LOUISVILLE, Ky. (WDRB) -- Construction crews have finished digging nearly 40% of the MSD Waterway Protection Tunnel, a $200 million project that's part of the federal consent decree and must be completed by Dec. 31, 2020.

First, crews had to dig a shaft 220 feet into the ground last year. Then once the giant drill was delivered and assembled, they started to dig what will be a four-mile long tunnel in January. Currently, they have reached one and a half miles, putting them right under Spaghetti Junction.

The 885,000-pound machine is named Bumblebee in honor of Muhammad Ali. It’s digging a tunnel 22 feet in diameter. Each day, it can move about 150 feet, which turns into about 300 dump trucks of rock that is removed and sent to a quarry. Crews work 24 hours a day, five days a week.

The Waterway Protection Tunnel will help eliminate 98% of the pollution pumped into the Ohio River and Beargrass Creek each year. Currently, Louisville’s system cannot handle the increase in stormwater when it rains. So 400 million gallons of sewage and stormwater ends up dumping into the Ohio River and Beargrass Creek every year. This project will capture that excess water and sewage and store it until the rain event is over. Then, the tunnel will funnel the overflow to pump stations once they can catch up. The tunnel will be able to hold up to 55 million gallons at a time.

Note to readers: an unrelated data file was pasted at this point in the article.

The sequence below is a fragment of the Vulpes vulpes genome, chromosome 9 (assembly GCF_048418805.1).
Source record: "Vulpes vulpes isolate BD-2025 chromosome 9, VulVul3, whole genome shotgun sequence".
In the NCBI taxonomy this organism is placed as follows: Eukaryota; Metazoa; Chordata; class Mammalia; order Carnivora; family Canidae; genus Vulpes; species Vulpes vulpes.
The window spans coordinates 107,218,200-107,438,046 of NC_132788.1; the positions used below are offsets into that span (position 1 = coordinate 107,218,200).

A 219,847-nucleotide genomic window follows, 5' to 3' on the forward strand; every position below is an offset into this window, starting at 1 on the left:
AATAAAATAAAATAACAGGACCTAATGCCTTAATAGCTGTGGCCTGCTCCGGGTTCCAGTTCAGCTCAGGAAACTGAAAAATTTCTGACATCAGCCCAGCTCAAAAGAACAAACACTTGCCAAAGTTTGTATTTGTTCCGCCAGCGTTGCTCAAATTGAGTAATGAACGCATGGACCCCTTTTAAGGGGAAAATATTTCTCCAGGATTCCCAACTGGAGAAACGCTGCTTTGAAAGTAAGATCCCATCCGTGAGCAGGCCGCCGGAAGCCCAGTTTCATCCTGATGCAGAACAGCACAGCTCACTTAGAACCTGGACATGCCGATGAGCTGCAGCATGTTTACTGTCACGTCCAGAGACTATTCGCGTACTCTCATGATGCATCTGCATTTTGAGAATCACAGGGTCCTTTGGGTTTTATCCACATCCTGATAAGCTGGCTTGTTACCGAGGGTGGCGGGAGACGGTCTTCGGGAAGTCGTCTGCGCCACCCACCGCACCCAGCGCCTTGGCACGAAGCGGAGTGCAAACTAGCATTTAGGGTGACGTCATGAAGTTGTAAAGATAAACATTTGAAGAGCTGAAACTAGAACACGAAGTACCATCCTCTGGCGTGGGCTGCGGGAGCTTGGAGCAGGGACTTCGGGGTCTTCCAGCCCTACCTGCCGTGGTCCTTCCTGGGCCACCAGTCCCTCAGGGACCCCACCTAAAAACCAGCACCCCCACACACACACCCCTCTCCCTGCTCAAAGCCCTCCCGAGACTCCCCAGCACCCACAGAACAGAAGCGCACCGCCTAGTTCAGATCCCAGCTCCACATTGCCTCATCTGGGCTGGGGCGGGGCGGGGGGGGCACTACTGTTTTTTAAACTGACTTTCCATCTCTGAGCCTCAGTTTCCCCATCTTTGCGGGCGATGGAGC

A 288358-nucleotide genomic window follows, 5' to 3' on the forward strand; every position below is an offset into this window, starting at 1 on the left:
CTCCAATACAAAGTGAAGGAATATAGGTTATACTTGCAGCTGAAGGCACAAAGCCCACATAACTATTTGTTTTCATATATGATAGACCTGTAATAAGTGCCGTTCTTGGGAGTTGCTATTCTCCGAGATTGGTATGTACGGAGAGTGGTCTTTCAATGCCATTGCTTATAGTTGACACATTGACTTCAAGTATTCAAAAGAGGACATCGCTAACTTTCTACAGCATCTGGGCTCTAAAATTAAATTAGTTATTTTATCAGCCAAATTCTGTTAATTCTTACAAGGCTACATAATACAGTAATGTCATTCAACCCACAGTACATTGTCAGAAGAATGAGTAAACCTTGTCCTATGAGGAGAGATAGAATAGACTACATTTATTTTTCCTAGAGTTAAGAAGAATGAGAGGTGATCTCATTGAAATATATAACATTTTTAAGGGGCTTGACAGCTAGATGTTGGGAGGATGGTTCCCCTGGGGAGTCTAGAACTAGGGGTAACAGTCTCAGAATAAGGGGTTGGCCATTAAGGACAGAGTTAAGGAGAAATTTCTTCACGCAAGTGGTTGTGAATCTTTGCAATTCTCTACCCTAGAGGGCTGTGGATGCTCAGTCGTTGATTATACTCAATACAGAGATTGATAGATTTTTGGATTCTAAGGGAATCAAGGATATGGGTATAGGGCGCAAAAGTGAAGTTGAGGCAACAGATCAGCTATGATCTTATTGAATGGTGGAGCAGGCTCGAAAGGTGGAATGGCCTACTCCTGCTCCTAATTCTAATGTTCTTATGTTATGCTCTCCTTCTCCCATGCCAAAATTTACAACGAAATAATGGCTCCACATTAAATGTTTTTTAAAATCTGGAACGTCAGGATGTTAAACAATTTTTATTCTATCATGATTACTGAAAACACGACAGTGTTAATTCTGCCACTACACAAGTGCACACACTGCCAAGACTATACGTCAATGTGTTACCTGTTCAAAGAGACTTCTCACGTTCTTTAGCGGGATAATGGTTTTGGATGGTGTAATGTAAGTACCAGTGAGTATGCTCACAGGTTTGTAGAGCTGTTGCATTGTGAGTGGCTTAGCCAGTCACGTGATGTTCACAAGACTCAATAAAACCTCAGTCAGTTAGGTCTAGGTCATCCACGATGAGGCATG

The tunnel will end near Beargrass Creek at the intersection of Lexington Road and Grinstead Drive. Once crews finish digging the tunnel, they will line it with a foot of concrete. It should last for 100 years.

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